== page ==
• https://www.building.govt.nz/ claims a private home is not a public building. The same reference shows buildings for temporary occupancy are public buildings, and that [only] the foyer [corridors, lifts and some safety systems] of apartments are public buildings - meaning the apartments are private homes (i.e. use "SR").
                      • Until an offence is proven by a prosecution, it does not meet the status of an unlawful act.
                      • If the viewing of a prospective rental means its a public building, then every NZ building is a public building, via the real estate open homes sales process. The Building Act however treats public buildings as an exception, so the reason given must be invalid.
                      • In practise the general public is excluded by the rental tendering process, The people that view a rental are by selective invitation, the invited prospective tenants do not "use" the building.
                      • Private dwellings are intended for the habitual use of its occupants, the general public are permanently excluded, with access granted only to selected persons even if the selection is based on limited criteria

                      Comment


                      • #26
                        Anyone (such as my adjudicator) claiming a rental is an unlawful residential building due to unfinished building work, missing consents etc. would need to provide evidence to the following pathway . . .
                        The adjudicator claimed that all rentals are public buildings because they can be viewed by prospective tenants, which are the general public. No one agrees with the adjudicator, but I have yet to see a definitive proof that most rentals are not public buildings. However I see the following defences.
                        Intriguing.

                        But I do see something that I think you have wrong.

                        The Adjudicator is under no obligation to prove anything - one way or another. An Adjudicator is not "above the law," but you have to prove non-compliance with law by the Adjudicator, accepting the provisions of section 84 RTA.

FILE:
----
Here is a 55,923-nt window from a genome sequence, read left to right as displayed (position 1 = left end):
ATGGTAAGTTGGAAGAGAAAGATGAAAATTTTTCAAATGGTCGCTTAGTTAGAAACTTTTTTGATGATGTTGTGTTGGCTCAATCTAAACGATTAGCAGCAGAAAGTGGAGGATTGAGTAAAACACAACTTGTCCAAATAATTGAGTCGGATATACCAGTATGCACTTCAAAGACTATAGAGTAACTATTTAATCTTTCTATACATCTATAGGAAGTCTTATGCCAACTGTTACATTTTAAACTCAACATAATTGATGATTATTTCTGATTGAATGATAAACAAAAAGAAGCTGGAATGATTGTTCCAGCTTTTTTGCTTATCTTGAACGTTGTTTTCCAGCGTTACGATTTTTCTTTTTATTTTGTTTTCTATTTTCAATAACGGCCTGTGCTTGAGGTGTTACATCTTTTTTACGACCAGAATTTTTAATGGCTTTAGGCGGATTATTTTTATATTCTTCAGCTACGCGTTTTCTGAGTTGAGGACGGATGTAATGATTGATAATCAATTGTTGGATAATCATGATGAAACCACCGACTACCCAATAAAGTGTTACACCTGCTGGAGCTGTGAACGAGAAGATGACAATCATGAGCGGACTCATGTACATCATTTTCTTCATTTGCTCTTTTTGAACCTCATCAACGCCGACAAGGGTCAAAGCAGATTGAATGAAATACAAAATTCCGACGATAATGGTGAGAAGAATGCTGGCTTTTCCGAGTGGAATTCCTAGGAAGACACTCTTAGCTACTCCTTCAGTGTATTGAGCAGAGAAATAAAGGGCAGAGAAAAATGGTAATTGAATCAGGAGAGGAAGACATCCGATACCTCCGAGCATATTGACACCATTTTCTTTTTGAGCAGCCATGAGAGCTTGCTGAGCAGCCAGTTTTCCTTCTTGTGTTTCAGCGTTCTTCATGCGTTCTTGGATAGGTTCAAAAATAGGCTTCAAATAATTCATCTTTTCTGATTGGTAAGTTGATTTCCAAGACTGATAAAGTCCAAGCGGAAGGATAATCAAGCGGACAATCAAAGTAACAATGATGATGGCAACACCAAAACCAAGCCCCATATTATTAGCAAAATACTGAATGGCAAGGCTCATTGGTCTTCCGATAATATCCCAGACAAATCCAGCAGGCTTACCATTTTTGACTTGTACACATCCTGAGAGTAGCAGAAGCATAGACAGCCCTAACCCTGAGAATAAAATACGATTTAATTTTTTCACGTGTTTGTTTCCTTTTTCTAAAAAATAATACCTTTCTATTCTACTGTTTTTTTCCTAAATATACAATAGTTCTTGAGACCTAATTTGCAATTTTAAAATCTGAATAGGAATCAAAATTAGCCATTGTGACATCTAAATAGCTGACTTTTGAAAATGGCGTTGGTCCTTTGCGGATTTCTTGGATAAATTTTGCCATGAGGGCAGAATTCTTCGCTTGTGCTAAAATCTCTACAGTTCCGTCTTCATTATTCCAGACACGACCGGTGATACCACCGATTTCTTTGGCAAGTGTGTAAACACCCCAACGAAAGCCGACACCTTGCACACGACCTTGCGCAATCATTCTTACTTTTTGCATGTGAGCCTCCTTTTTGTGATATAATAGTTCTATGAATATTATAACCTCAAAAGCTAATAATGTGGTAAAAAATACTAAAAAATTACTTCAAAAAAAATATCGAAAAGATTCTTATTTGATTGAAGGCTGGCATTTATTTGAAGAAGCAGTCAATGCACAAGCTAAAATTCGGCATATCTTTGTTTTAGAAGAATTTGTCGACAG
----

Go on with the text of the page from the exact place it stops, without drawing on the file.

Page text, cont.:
I.e. It is your responsibility to adduce evidence that shows xxx determination by an Adjudicator is wrong in law.

                        Even if you have to appeal for a re-Hearing or to the District Court. Every aspect of the RTA is weighted in favour of tenants and the Tenancy Tribunal as their surrogate (and surreptitious) advocate.
                        Want a great looking concrete swimming pool in Hawke's Bay? Designer Pools will do the job for you!

                        Comment


                        • #27
                          I have been given an OIA from TS on what training was given to staff( I can share this by PM if desired or someone tell me how to attach it?) on unlawful

                          There seems to have been a interpretation that the change to residential premises definition to include illegal premises meant that converted garages and the like could be deemed unlawful??

                          The mistake seems to have been that something is only unlawful if contrary to an act or an offence under it. I see nothing in building act that stops unconsented work being rented. There is provision for dangerous or insanitary but this also applies to consented buildings.The RMA could apply but if residential allowed then there is no distinction for rented property (unless a boardinghouse was established outside what was allowed for a dwelling)

                          I think TT are overreaching??

                          Comment


                          • #28
                            nsteveinz:
                            The RTA requires an exclusive CCC for building work per building (it doesn't)

                            This is the key sentence to all the issues experienced. It would be in reality your best defence against any absurd ruling they try and lay against you.